Inquisition of the Netherlands

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The Inquisition of the Netherlands was an extension of the Papal Inquisition[1] in the Netherlands, established during the reign of Charles V. Although it was widely believed at the time that the government intended to introduce the Spanish Inquisition into the Netherlands, this was a product of Protestant propaganda. The Inquisition in the Netheralnds remained separate from that of Spain.Template:Sfn

Because the idea of an Inquisition was uncongenial to the Flemish temperament, the process of introduction was a slow and gradual one from the onset. On 23 April 1523, Charles V appointed Frans Van der Hulst the first inquisitor general of the Seventeen Provinces, an appointment ratified by Pope Adrian IV.[2][3] He and his successors were empowered by the imperial edict to actively search out and rigorously punish all those guilty or even suspected of heresy, or of aiding a heretic in any way. Such a system was easily abused; in later times it was not uncommon for informers to impeach rich citizens, merely for the sake of obtaining a share in their confiscated wealth.[4] He was appointed inquisitor for County of Flanders in 1545 and was in office until the operation of the inquisition was suspended in 1566.[5]

Before the death of Charles V, the Netherlands were mainly Catholic and thus the Inquisition did not have a very drastic impact on people's lives in general. However, with the rapid spread of Calvinism in the early years of the reign of his son, Phillip II, its scope widened vastly. The Edicts of 1521 had banned all preaching or practice of the reformed religion, even in private dwellings, and this power was now brought into full swing. The greatest of the Inquisitors was Peter Titelmann, a man described by his contemporaries as being of a demon-like Goblin temperament, knowing neither fear nor mercy.[6]

The people, protesting against the introductions of the Inquisitions in direct abeyance of all their charters and the oaths of Philip on his succession, were tranquilly told by that monarch that it was not the Spanish Inquisition but a distinctly Flemish one. Indeed, Philip had no cause to rue the fact that he had been unable to bring in the system of his own country, himself saying, "Wherefore introduce the Spanish inquisition? The inquisition of the Netherlands is much more pitiless than that of Spain." [4][7]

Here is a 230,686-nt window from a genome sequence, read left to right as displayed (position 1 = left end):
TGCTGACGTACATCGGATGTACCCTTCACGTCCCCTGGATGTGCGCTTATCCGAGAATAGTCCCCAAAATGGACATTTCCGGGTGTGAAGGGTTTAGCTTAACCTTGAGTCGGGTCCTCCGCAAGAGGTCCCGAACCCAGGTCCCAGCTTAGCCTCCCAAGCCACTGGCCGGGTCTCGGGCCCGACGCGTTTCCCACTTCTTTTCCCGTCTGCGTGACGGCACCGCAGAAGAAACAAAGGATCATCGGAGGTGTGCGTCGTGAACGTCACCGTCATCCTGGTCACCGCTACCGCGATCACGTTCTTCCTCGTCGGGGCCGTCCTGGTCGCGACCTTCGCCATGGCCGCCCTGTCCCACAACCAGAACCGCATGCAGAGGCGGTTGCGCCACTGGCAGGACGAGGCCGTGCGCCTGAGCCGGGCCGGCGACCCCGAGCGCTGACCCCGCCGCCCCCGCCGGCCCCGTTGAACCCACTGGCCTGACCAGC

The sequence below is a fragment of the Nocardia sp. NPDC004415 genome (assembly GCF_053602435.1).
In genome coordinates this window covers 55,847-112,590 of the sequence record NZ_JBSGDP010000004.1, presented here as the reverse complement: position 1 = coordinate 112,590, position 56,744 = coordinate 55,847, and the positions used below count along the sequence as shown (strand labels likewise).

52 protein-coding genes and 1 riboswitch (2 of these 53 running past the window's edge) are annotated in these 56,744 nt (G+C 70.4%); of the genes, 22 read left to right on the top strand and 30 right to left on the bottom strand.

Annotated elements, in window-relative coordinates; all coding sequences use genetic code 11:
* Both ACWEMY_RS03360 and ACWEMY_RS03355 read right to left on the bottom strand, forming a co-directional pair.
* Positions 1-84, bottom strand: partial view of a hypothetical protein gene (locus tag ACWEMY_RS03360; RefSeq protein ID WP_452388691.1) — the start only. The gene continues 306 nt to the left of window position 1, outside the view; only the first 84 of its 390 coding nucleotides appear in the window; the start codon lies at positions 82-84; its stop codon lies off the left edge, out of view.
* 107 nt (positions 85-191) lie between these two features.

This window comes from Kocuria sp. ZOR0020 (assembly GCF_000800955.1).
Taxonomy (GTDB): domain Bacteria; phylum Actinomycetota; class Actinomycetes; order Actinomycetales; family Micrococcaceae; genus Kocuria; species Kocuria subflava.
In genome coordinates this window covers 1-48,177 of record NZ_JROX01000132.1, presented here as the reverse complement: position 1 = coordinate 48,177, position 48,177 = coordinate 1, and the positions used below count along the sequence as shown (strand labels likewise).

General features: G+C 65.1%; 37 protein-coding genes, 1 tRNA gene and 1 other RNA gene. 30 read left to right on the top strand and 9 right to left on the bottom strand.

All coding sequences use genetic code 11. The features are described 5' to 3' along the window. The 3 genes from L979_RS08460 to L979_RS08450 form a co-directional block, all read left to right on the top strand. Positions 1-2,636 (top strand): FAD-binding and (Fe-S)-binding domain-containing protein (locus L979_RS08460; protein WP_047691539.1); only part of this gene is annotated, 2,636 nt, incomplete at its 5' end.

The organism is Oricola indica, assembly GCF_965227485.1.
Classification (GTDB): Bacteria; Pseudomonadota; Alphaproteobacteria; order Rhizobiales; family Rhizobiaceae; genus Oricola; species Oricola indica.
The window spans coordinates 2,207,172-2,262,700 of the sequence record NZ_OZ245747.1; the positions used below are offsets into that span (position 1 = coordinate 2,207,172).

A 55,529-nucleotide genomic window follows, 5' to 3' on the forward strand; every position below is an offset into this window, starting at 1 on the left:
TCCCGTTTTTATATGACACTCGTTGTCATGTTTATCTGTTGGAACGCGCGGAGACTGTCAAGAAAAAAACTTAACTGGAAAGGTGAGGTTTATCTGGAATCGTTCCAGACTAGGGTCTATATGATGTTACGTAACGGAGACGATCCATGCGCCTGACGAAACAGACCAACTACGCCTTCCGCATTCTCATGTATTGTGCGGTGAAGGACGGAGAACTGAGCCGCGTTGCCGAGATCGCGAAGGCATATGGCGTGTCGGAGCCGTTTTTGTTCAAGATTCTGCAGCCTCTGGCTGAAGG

In fact the new Inquisition was an extraordinarily efficient system; the highest court in the land, it bypassed all common forms of justice, was without the option of appeal, and spared neither rich nor poor. It had the unlimited ability from the king to arrest, torture and execute at will. The powers invested in the Inquisition had been ratified by Philip in the first month of his reign. There were hundreds of cases in these early days of luckless individuals being dragged from their families and subjected to the most gruesome tortures, before being burnt alive at the stake, were they of the masculine sex, or buried alive in the case of women.[4]

Philip next submitted a "Memorial and Representation" of the state of the Low Countries to the Spanish Inquisition, craving the judgment of the Fathers upon it. After deliberating, the inquisitors pronounced their decision on the 16th of February, 1568. It was to the effect that, "with the exception of a select list of names which had been handed to them, all the inhabitants of the Netherlands were heretics or abettors of heresy, and so had been guilty of the crime of high treason." On the 26th of the same month, Philip confirmed this sentence by a royal proclamation, in which he commanded the decree to be carried into immediate execution, without favor or respect of persons. The King of Spain actually passed sentence of death upon a whole nation. We behold him erecting a common scaffold for its execution, and digging one vast grave for all the men, and women, and children of the Low Countries. "Since the beginning of the world," says Brandt," men have not seen or heard any parallel to this horrible sentence."[8]

Eventually, Flemmings became increasingly antipathetic towards the institution, but the resistance was initially impotent, its members being arrested for heretics. Titelmann himself said that his person was comparatively safe, as he had to do only with "the innocent and virtuous, who make no resistance, and let themselves be taken like lambs".[4]

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Eventually the spirit of national resistance overcame this obstacle, and the inquisition was effectively withdrawn in 1564, but the troubles of these times did not pass until the lapse of nearly a century, and the end of the Eighty Years' War.

References

  1. Joseph Blötzer, "Inquisition", in The Catholic Encyclopedia, Vol. 8 (New York: Robert Appleton Company, 1910). Retrieved 8 December 2019.
  2. J. I. Israel, The Dutch Republic: its rise, greatness, and fall (Oxford University Press) 1995), 82.
  3. Herman J. Selderhuis and Peter Nissen, "The Sixteenth Century", in Handbook of Dutch Church History (Vandenhoeck & Ruprecht, 2014), p. 189.
  4. 4.0 4.1 4.2 4.3 Motley, John Lothrop (1855). The Rise of the Dutch Republic. https://archive.org/details/risedutchrepubl35motlgoog. 
  5. J.I. Israel, The Dutch Republic: its rise, greatness, and fall (Oxford University Press) 1995), 99 144-6.
  6. Kamen, Henry (2005). Spain, 1469–1714: a society of conflict. https://archive.org/details/spain14691714soc00kame. 
  7. Cook, Bernard (2002). Belgium: A History. 
  8. Wylie, J. A. (James Aitken), 1808-1890. (2002). The history of Protestantism. Rapidan, VA: Hartland Publications. ISBN 0923309802. OCLC 469789095. 

Further reading

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